"To live a creative life, we must lose our fear of being wrong" Joseph Chilton Pearse, American author.

Friday, September 9, 2011

First Journey

This is a poem I wrote back in the late 1990s. It appears to be me pleading with my birth mother to ease my entry into the world.

First Journey

Decending ever deeper into the abyss my arduous journey has commenced.
Please mother, let there be a little less urgency in your desire to expel me,
You are taking my life's breath from me, mother
And I must breathe if I am to complete this voyage.
This is not a safe passage.
I am aware that I am not the author of this action,
The decision to remain or leave is not mine.
I have no choice.
I had no choice.
Fiery needles burn my flesh, I cry out but there's no cool hand to ease the pain.
So it is I arrive from the blackness of my pit into the blinding light.

© Ann Brien 2011

Above image via:  http://fineartamerica.com


Thursday, August 25, 2011

Dark Thoughts

The year: either 1973 or 1974. The time: between 1.00am/2.00am. The place: my bed-sit in Rathmines, Dublin. I was sitting on the side of my bed totally frustrated at not being able to get the words out of my head onto my notepad (the old journalist style spiral variety!). I wanted to scream out my fragmented thoughts to anyone who would listen but in that dark hour which is neither night nor day my anguish would have fallen upon sleeping ears. So it was I wrote these words:-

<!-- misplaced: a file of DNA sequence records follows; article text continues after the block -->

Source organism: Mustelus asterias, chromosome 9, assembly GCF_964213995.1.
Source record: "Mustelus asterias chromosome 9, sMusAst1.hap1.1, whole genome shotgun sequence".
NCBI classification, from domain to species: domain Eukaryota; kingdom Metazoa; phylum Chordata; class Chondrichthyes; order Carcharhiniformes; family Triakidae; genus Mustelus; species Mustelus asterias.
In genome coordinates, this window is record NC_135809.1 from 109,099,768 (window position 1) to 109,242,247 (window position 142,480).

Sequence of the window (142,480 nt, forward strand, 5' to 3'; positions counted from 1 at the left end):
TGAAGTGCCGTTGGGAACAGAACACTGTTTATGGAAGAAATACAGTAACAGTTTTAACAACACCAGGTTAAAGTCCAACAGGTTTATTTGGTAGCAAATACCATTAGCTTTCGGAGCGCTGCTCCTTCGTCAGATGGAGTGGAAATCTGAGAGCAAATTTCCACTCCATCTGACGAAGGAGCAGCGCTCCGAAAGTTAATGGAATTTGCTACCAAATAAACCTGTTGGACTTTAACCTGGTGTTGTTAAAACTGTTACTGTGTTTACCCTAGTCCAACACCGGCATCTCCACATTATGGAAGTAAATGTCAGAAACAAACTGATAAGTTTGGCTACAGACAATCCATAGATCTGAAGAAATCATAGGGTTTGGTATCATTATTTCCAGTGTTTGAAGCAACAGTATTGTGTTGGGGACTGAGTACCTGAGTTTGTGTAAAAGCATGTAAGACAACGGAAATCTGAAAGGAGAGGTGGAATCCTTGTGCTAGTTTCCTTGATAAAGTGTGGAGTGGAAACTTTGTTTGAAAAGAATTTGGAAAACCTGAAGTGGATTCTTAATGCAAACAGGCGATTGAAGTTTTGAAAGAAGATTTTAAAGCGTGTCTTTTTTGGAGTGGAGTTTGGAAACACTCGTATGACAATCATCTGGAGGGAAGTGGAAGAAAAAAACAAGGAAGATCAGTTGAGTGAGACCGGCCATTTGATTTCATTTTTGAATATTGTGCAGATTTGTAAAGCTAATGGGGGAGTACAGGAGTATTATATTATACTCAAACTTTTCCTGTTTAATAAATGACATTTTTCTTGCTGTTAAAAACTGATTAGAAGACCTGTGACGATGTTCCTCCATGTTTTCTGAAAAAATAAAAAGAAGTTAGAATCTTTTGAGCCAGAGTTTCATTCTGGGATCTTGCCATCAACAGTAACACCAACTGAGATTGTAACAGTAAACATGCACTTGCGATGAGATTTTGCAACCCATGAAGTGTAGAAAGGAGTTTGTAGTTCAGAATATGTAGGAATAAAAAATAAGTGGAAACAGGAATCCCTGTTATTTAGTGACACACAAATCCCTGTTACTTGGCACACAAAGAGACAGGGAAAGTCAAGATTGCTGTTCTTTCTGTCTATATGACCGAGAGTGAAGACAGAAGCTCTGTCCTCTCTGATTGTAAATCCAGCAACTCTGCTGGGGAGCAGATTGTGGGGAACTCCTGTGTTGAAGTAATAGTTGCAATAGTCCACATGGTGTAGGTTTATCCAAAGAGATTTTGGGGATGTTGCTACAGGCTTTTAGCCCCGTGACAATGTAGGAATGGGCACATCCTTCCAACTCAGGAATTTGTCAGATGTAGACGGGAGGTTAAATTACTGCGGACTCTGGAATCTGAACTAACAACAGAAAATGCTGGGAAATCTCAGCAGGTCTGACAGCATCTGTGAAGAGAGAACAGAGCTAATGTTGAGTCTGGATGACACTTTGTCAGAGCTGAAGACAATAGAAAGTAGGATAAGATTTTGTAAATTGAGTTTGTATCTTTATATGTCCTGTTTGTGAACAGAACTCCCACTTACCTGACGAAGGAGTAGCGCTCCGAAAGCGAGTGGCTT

Dark Thoughts

Everything seems so strange.
I am trying to write exactly what I feel but seem only able to describe it in my mind.
When I try to write it down it all becomes meaningless.
It's no longer a feeling, just letters forming words in a sentence.
It's like living in a fantasy or dream world,
Everything is just what I want it to be because I make it that way.
I create my thoughts and live them within myself.
This to me IS my real world.
I see things only as they are through the sleeping eyes of fantasy,
Then abruptly the hand of reality shakes me awake.
I'm frightened.
I am forced to emerge screaming from the warm womb-like sanctuary I've created deep within my imagination.
Outside, a violent world is waiting.

© Ann Brien 2011

Above image via:  www.ownbeat.co.uk


Thursday, April 7, 2011

Song For The Innocents (Song)

Next month will mark the thirty seventh anniversary of the Dublin and Monaghan Bombings. Like all moments in history that mark death, whether it be expected or untimely, or as in this case the callous, barbaric murder of thirty three innocent men, women and children (twenty six people in Dublin, seven in Monaghan) May 17, 2011 will not only be a painful reminder for us not directly affected (although my friend was injured and had to have immediate surgery on her hand), but for the people who lost loved ones on that dark day, it will undoubtedly only serve to reopen the wounds that have in most cases never healed.

I was so shocked and distraught following that horror that nine days later on Sunday morning, May 26, I wrote these words in my bedsit in Rathmines which would become my protest song against the use of killing machines of any kind.

Living Will Go On


They say that life's for living
We must live it every day.
Don't talk of hate for others
Be careful what you say.
For love is all around us
Share it each and everyone
Then when we love together
Living will go on.


I met an old man yesterday